Chávez to Heavily Tax Oil Income|
Apr. 28, 2011
Published by Minyanville
Looking to profit from current high oil prices, Venezuelan president Hugo Chávez announced late last week that he will charge oil companies as much as 95% on income from oil when the barrel price exceeds $100.
With the conflict in Libya and unease in many oil-producing nations, the president himself suggested that oil prices are likely to remain high. The tax is likely to bring between $9 billion and $16 billion into government coffers with the timing perfect for Chávez who is looking to invest in social projects in the run-up to next year’s presidential elections, in an attempt to bolster his core vote.
The windfall tax in 2008 called for 60% of profits to be sent toward government coffers when a barrel is above $100. The new legislation calls for 20% of income when Brent is priced between $40 and $70 a barrel, 80% when over $70, 90% when over $90, and 95% when it breaches $100.
As always, government subsidies are in effect for friendly nations such as China and Cuba. It will also not apply to domestic use, meaning that nearly half of oil the produced, thought to be 2.7m barrels a day, will not be taxed. Venezuela's 2011 budget was calculated with a baseline oil price of $40 per barrel.
The move is not likely to help the country’s sovereign debt ratings, according to the Wall Street Journal. The government’s lack of transparency coupled with its likely increase in spending before next year’s election “are likely to continue to weigh on the oil-rich country's ratings,” according to Moody’s and Fitch. Moody’s puts the sovereign credit rating at B2, five notches below investment grade, while Fitch rates the country at B+, four notches into junk status.
The concerns are leveled at the diversion of money to Fonden, a social development fund set up by Chávez. The fund is "off-budget" and so state oil company Petróleos de Venezuela is likely to contribute less to the central bank.
"Due to the opacity and lack of transparency, it's difficult to discern the financial strength of Venezuela," Erich Arispe, a director in Fitch's sovereign ratings group, told the Wall Street Journal. "In the past, high oil prices led to higher growth and higher central bank reserves. Now, higher oil prices don't really translate into that.”
The state oil company is already under considerable criticism for its lack of transparency and falling oil production. With fatter profits now being channeled away from the central bank, investors will be even more concerned about the country defaulting on international debts.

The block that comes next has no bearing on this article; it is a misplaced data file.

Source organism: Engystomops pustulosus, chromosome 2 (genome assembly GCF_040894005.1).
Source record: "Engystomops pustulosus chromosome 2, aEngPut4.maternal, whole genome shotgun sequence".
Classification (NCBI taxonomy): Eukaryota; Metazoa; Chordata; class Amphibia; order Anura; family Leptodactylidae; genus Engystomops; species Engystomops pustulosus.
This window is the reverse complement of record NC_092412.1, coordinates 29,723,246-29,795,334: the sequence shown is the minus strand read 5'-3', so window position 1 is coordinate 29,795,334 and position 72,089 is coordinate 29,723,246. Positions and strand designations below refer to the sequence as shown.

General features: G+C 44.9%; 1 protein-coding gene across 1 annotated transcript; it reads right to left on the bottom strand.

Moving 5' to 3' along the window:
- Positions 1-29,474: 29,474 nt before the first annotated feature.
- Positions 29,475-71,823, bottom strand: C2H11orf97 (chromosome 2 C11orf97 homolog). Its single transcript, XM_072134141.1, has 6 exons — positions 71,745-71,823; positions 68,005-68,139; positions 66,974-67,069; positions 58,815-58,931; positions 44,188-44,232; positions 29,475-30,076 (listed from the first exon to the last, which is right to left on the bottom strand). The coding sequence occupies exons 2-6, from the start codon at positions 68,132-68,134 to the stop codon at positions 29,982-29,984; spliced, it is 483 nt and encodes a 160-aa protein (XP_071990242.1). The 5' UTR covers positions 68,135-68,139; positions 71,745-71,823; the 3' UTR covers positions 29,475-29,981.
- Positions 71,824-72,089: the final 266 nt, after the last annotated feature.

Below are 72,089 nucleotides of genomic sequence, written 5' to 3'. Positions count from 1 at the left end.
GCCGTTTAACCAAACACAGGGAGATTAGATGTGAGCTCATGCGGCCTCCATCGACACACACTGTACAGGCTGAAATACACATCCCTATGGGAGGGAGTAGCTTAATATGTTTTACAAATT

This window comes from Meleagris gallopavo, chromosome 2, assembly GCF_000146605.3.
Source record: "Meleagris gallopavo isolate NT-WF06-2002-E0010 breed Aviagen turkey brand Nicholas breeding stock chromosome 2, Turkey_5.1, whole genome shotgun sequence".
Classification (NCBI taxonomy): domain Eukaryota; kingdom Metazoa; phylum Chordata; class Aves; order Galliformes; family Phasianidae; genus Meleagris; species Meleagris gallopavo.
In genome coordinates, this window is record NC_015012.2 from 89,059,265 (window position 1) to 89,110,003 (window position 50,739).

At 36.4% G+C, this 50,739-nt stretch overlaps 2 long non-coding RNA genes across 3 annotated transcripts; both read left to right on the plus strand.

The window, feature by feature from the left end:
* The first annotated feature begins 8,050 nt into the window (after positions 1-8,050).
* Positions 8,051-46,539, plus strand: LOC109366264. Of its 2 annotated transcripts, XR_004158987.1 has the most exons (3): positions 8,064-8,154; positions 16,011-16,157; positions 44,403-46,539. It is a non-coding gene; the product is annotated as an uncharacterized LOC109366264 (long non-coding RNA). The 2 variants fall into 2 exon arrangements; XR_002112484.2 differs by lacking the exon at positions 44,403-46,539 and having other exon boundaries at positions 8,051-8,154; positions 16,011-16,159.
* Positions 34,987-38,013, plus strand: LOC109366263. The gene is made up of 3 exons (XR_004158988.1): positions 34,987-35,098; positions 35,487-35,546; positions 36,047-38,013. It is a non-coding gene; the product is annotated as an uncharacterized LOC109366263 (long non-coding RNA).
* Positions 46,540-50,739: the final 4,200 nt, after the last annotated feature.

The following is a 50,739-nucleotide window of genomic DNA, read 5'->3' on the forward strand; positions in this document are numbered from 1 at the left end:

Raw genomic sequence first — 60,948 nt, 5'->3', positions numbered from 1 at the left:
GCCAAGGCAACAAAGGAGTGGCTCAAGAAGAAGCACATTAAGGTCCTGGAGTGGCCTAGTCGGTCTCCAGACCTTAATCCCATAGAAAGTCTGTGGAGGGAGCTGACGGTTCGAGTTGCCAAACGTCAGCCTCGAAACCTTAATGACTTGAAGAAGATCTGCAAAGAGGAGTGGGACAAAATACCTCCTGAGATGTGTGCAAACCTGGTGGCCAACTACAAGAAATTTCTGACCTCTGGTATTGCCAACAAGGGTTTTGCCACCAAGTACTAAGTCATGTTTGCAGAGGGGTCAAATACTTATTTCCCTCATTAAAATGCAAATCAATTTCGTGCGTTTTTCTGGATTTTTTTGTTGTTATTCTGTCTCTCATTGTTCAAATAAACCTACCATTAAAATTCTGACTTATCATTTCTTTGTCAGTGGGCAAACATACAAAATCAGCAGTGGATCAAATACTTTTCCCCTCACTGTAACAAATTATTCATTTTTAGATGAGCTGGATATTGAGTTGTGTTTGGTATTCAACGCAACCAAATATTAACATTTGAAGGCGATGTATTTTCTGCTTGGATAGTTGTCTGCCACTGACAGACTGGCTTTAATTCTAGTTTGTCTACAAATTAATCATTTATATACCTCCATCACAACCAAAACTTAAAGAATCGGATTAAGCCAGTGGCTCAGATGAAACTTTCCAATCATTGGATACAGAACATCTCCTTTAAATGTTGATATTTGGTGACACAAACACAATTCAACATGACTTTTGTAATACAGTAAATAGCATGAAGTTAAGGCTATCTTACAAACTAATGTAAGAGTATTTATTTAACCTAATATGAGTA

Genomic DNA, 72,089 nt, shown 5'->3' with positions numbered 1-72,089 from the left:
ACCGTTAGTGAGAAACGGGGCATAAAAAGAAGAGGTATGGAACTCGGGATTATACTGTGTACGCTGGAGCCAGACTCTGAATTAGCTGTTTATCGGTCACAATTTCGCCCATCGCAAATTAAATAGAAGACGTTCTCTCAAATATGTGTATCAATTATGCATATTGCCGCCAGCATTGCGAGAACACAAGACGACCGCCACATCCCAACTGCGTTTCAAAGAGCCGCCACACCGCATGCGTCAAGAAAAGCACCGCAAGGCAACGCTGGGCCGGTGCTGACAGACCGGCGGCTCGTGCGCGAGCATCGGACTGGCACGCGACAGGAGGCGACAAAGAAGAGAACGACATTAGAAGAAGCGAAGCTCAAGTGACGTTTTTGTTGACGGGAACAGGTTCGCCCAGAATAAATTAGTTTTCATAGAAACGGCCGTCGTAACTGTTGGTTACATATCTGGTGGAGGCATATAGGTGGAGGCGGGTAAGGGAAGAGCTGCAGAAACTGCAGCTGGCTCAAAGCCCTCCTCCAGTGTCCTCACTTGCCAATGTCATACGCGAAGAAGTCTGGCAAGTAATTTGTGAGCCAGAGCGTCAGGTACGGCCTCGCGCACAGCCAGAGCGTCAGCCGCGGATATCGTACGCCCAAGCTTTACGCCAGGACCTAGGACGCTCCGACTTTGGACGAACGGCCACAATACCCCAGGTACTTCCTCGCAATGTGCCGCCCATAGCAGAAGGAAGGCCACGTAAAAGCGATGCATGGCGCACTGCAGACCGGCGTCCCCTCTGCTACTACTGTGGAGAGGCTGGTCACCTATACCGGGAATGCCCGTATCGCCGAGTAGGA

"This tax change is likely to have a chilling effect on private sector investment," Boris Segura of Nomura said. "This new tax regime borders on confiscation whenever oil prices surpass $70."
JPMorgan has recommended that investors keep away from Venezuela’s high-yield debt, citing concerns over the central bank’s declining foreign reserves. Coupled with the oil windfall tax, the bank said in a note to clients that it expects the coming months to increasingly challenge bondholders.
Also worrying the bank is Petróleos de Venezuela’s dispute with Exxon Mobil (XOM), after the company’s oil project was nationalized by the Venezuelan government in 2007. It is thought that the World Bank will order that $7 billion is paid in compensation.
Perhaps in an attempt to sweeten voters, the minimum wage in Venezuela is set to rise 26.5%, beginning on International Workers’ Day, May 1. The first 15% hike will take place then with a second 10% rise in September. This will bring the minimum monthly salary to $360. Public employees were also given a whopping 45% raise.
While high, the increase is still lower than the country’s inflation rate of 27.4% in the year to March. It is also lower than minimum wages in Argentina and Chile. The wage hike is expected to raise inflation figures, and newspapers in Caracas complain that it is still not enough to buy food for the average family.
While they may not be able to afford food, a Gallup poll recently placed Venezuela in sixth place (of 124 countries) in a well-being poll. This prompted a quick response from Chávez: “This means we are on the right path, even with all the errors that we have to put right. Nonetheless, this is the right path, the path of socialism, the redistribution of income."